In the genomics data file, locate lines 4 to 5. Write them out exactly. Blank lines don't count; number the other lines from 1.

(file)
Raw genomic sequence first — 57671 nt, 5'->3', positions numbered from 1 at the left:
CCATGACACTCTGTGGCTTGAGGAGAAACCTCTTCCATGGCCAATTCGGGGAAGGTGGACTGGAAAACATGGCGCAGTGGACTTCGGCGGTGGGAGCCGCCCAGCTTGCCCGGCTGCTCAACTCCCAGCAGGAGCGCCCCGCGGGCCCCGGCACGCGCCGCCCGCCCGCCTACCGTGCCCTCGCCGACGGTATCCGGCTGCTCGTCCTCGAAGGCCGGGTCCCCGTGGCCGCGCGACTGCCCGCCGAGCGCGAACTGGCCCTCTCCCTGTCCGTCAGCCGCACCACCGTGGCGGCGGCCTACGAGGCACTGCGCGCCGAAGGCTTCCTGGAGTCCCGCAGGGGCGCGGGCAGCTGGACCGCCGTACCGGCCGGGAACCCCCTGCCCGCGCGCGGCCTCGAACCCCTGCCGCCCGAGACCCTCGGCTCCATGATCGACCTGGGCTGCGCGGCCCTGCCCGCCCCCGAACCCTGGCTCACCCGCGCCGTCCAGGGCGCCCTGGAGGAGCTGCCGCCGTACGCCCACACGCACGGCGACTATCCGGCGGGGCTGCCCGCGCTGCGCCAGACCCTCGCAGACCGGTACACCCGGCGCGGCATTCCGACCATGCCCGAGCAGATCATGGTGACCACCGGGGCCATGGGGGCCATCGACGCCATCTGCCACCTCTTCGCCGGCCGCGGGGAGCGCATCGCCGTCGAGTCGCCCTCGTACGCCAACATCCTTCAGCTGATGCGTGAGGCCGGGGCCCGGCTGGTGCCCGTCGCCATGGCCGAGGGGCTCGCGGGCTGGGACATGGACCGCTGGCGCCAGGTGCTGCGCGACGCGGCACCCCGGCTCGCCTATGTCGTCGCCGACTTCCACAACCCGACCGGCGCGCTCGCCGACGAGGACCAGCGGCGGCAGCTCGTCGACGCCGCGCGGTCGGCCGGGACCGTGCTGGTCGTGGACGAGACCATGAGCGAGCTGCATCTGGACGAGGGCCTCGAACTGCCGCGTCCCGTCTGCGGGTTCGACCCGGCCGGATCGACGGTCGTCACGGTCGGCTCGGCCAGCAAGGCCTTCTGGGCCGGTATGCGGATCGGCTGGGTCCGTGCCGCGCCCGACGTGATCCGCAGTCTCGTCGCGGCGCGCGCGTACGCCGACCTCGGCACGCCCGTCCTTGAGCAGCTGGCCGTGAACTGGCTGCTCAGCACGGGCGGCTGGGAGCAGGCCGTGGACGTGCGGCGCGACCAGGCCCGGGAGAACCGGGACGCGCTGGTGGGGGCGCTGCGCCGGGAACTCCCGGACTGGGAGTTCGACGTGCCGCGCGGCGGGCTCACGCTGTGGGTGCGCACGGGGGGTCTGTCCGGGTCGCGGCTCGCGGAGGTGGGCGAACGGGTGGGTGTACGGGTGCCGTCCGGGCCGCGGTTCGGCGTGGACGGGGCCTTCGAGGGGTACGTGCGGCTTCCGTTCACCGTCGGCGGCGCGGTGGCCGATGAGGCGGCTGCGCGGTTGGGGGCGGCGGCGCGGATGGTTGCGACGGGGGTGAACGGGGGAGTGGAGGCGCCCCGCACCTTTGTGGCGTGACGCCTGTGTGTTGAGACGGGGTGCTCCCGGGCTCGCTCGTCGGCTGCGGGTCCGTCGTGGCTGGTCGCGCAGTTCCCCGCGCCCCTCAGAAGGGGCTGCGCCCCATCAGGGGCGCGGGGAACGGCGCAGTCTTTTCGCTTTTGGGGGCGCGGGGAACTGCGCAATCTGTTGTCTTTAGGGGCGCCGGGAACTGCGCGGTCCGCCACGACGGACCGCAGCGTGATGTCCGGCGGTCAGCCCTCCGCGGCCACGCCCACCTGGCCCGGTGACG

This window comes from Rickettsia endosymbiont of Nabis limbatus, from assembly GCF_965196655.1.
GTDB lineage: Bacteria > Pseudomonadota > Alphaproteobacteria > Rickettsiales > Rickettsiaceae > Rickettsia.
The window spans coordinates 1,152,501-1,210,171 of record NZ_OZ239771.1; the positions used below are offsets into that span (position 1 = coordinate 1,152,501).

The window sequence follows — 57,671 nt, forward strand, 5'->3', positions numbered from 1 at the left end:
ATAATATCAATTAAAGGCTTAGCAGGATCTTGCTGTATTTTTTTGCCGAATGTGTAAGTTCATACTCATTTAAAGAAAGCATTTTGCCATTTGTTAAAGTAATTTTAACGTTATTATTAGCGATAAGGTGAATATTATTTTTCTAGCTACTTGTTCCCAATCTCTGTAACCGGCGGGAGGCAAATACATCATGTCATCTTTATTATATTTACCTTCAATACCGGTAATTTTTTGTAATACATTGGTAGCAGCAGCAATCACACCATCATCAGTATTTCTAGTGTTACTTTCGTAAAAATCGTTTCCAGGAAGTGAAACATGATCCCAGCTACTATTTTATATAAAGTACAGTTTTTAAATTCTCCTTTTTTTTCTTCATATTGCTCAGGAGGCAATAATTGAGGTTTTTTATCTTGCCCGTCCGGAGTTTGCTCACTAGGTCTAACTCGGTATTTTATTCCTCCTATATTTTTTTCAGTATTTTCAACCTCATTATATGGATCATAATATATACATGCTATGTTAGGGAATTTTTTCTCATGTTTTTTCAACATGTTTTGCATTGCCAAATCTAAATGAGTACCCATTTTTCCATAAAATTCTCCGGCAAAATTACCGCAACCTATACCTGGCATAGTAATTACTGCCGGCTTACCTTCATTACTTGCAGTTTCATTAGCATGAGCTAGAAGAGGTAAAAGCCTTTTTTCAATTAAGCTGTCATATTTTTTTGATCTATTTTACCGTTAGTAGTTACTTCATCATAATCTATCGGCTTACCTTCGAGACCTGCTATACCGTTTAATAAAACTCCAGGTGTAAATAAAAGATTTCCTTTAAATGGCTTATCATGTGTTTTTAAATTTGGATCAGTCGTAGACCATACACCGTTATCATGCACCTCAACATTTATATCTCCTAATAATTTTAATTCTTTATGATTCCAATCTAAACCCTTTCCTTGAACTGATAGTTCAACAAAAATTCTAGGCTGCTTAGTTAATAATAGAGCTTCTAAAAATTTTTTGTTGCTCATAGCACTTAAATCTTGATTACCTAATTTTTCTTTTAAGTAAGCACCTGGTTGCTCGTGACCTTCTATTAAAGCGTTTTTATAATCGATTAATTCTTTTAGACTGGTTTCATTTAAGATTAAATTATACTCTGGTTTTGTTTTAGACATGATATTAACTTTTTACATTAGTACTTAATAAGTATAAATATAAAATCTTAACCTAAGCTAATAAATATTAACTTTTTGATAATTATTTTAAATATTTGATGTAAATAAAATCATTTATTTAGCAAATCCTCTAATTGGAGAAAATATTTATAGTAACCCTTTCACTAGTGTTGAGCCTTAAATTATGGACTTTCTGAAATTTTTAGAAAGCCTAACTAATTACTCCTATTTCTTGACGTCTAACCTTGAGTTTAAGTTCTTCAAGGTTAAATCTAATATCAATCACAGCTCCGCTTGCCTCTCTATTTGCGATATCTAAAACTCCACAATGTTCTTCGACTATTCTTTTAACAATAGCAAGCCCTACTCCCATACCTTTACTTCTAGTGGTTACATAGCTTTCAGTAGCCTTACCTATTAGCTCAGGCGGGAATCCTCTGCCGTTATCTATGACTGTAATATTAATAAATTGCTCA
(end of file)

GTDB lineage: Bacteria > Pseudomonadota > Alphaproteobacteria > Rickettsiales > Rickettsiaceae > Rickettsia.
The window spans coordinates 1,152,501-1,210,171 of record NZ_OZ239771.1; the positions used below are offsets into that span (position 1 = coordinate 1,152,501).